“[de Lint] is a master storyteller…. [I]n every story—and I do mean every—he manages to pack an emotional wallop, and a sense that the fantastical could be very, very possible if only we choose to believe it so.”
“More than 400 pages of the finest urban fantasy fiction of the past three decades.”
Praise for Eyes Like Leaves
“This is classic high fantasy, written and revised by a master, unpublished when first completed some thirty years ago because de Lint decided to focus on contemporary fantasy stories and let it languish. It is a must for de Lint completists and, actually, for all high-fantasy and folkloristic fiction fans.”
“This traditional fantasy…bears de Lint’s characteristically lyrical prose and hypnotic storytelling. Filled with Celtic lore and wonderfully drawn characters, this stand-alone epic should please the author’s many fans and lovers of medieval fantasy.”
“World Fantasy Award–winner de Lint dusts off an enchanting epic fantasy written in 1980 but never published. The result is a delightful old-fashioned group quest…. [H]is nascent poetic style evokes beautiful imagery.”
Visit the Charles de Lint website.
Changing Dog and Corn Hair
One night, not so long ago, Changing Dog and Corn Hair met up in Sedona, Arizona, to have a talk about an old bargain they’d made with Coyote Woman. It’s funny, thinking of the two of them together like that; I can imagine them doing pretty much anything except getting along. Most times they’ll argue the color of the moon, or the taste of water, if they can’t find something better to disagree on. There’s nothing much they ever seem to settle on, except that the other’s wrong.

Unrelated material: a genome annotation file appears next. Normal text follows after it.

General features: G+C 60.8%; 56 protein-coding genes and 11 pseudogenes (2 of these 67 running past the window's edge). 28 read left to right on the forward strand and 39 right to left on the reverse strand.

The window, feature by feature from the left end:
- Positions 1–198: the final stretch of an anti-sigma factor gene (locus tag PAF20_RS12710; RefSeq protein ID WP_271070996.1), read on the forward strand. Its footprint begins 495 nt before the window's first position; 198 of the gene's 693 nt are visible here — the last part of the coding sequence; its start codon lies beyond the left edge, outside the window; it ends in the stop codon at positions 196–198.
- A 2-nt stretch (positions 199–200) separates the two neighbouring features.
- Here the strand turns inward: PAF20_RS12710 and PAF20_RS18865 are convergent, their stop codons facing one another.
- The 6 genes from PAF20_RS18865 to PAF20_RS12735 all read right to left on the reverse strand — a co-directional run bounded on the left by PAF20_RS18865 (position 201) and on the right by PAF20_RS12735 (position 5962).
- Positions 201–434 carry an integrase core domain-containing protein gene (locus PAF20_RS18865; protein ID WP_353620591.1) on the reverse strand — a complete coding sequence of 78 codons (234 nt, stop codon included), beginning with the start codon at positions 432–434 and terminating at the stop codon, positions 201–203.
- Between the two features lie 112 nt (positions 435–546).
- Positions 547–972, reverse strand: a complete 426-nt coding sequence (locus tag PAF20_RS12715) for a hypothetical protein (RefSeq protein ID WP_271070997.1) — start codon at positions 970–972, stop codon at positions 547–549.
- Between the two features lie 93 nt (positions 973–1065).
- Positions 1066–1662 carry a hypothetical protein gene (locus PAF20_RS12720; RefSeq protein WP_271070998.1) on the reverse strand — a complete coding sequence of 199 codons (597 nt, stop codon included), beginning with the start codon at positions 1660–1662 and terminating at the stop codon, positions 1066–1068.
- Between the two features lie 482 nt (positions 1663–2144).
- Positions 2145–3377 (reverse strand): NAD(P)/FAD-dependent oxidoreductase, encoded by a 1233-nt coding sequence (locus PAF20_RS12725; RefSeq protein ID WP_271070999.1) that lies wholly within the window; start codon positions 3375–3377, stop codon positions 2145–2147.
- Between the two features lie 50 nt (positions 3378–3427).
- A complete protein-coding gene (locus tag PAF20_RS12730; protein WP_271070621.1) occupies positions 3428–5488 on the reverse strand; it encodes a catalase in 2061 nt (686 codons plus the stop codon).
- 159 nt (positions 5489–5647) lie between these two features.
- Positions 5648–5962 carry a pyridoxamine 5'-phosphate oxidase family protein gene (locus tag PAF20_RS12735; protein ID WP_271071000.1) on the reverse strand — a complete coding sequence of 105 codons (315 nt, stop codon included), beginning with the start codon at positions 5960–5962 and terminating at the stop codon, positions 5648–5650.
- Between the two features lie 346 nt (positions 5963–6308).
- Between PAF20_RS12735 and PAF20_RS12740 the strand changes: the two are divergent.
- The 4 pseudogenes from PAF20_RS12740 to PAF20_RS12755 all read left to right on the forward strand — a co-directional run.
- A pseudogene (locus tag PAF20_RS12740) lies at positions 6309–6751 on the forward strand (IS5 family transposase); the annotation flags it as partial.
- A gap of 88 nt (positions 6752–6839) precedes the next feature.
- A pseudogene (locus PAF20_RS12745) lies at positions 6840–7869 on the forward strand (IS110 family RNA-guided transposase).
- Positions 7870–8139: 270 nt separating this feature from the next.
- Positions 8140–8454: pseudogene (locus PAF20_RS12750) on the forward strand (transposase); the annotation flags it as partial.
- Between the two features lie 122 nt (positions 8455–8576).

But this night, Corn Hair wasn’t aiming for an argument. She had herself a camp there by Oak Creek, on the south bank where the water runs below Cathedral Rock. It wasn’t much, just her bedroll laid out in the sand under the sycamores, with her pack doubling as a pillow. Close by, she’d built a small fire on which she was boiling water in a tin coffeepot, the bottom blackened from all its years of use. She ground some coffee beans using a flat rock and another the size of her fist for a mortar and pestle, scooping them into the now-boiling water when they were ground to her satisfaction. By the time Changing Dog came ambling down from the red rock scars skirting the solitary butte that towered above the creek, the coffee was thick and black, ready to drink.
Changing Dog nodded hello and sat cross-legged near the fire. He was a rangy, copper-skinned man with a narrow face and long, chestnut hair that streaked to a dark tan at his temples and was kept tied back with a thin strip of leather. You hardly ever saw him dressing up. That night he was wearing a white T-shirt and jeans, dusty tooled-leather cowboy boots and an old brown leather jacket going thin at the elbows. He wasn’t a homely man and he wasn’t particularly handsome, but he had these eyes that would grab anybody’s attention, especially a woman’s.